After a brief time in a folk group called the "Casual Quintet," the Smothers made their debut as a duo in 1959. They were a popular act in clubs and released several successful record albums.
The brothers' trademark act was performing folk songs (Tommy on acoustic guitar, Dick on stand-up bass), which usually led to fake arguments between the two siblings. Tommy's signature line was, "Mom always liked you best". Tommy (the elder of the two) acted 'slow', and Dick acted 'superior'.
In real life Tommy was not 'slow' at all: He handled their business affairs and later gained fame as a yo-yo expert as The Yo-Yo Man, even starring in his own special program on television.
The brothers appeared on numerous television shows since the mid-1960s and hosted two variety shows of their own, The Smothers Brothers Show 1965-1966 and The Smothers Brothers Comedy Hour in 1967. The latter show became increasingly controversial for its references to youth culture, racism, and the Vietnam War, thus getting the comedians into regular conflicts with the network censors. The show also featured an impressive list of writers and regular performers who would eventually become some of the biggest names in comedy, like Pat Paulson, Steve Martin, Don Novello, and Rob Reiner. CBS abrubtly canceled the show in 1969, leading the brothers to file a successful breach of contract suit against the network. Despite the cancellation, the show went on to win the Emmy Award that year for best writing. The saga of the cancellation of the show is the subject of a 2002 documentary film, "Smothered".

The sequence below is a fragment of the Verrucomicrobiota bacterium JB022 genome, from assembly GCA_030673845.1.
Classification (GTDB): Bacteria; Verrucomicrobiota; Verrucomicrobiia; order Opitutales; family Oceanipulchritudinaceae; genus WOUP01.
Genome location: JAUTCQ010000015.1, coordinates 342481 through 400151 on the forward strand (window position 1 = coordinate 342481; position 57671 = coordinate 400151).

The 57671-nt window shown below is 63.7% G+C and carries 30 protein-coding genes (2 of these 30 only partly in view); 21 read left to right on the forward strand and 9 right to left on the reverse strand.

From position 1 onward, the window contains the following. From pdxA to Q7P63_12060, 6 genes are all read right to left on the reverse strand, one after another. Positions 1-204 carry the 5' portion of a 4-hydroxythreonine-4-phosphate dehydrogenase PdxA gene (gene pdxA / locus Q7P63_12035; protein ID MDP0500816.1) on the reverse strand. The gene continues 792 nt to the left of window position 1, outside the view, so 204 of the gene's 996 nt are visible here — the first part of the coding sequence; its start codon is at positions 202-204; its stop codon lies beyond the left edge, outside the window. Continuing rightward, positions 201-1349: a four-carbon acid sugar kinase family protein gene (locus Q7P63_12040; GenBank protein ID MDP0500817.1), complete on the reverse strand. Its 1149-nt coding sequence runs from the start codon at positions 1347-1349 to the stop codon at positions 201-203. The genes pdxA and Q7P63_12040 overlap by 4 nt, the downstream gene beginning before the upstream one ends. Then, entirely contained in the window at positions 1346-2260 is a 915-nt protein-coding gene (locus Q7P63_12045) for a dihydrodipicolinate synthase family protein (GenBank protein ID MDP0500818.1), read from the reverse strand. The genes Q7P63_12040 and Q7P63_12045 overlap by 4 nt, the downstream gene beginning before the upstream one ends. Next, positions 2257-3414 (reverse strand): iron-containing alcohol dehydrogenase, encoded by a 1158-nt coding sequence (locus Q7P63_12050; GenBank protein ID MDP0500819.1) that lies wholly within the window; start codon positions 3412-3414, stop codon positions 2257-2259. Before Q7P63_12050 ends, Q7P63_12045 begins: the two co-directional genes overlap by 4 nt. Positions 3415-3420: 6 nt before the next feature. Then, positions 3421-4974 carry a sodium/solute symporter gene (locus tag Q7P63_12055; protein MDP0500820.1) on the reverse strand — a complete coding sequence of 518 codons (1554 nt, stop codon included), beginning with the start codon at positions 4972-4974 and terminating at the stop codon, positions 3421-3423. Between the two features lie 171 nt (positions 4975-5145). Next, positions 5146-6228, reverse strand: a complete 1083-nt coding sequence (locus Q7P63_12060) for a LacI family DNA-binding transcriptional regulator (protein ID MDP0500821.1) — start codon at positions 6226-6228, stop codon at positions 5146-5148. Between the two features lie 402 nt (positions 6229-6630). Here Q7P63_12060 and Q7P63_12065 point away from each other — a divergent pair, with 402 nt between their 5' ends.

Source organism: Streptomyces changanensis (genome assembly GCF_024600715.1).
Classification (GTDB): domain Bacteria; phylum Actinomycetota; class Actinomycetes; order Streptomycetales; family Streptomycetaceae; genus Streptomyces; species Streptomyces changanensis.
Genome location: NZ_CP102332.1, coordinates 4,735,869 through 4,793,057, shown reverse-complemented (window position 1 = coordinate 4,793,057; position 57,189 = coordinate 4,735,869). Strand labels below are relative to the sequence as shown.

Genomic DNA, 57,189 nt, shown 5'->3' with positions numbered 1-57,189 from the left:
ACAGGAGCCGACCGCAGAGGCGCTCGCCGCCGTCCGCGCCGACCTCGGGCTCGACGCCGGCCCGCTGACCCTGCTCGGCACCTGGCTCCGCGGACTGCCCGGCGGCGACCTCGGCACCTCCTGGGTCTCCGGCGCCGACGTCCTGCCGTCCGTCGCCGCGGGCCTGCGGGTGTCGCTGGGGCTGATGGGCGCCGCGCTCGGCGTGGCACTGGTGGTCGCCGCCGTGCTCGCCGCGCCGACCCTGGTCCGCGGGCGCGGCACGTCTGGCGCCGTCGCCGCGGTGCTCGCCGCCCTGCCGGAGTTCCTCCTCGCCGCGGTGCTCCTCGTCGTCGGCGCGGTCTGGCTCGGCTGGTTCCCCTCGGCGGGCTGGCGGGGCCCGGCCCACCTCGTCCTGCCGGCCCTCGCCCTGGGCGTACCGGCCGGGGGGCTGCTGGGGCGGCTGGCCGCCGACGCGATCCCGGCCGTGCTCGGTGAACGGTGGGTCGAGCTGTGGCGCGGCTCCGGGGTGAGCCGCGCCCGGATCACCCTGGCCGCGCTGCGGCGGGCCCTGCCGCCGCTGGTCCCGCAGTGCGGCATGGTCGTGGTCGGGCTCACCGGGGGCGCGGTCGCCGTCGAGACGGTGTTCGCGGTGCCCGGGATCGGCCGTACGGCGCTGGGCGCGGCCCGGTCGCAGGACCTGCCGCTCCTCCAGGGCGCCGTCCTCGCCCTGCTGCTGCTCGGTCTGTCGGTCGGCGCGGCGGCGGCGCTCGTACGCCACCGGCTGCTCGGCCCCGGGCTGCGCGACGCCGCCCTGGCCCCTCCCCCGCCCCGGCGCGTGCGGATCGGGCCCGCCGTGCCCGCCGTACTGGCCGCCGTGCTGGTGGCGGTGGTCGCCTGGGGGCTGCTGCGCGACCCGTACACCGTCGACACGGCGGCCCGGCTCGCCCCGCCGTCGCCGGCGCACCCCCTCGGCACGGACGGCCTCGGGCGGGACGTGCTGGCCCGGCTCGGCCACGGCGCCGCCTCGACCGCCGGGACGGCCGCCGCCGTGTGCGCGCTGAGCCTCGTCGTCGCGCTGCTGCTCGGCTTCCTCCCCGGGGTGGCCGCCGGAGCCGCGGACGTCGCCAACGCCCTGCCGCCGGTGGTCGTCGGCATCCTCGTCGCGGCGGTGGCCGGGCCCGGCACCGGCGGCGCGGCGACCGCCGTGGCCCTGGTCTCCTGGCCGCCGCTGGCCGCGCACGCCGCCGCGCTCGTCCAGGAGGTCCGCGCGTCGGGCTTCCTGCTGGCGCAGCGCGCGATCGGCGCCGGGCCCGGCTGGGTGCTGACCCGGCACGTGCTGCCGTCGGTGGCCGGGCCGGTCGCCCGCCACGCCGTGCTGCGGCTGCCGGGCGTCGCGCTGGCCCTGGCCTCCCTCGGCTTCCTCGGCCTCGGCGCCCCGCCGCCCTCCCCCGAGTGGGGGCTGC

The Smothers Brothers operate the Remick Ridge Vineyards in Sonoma County, California and as late as 2003 continued to tour.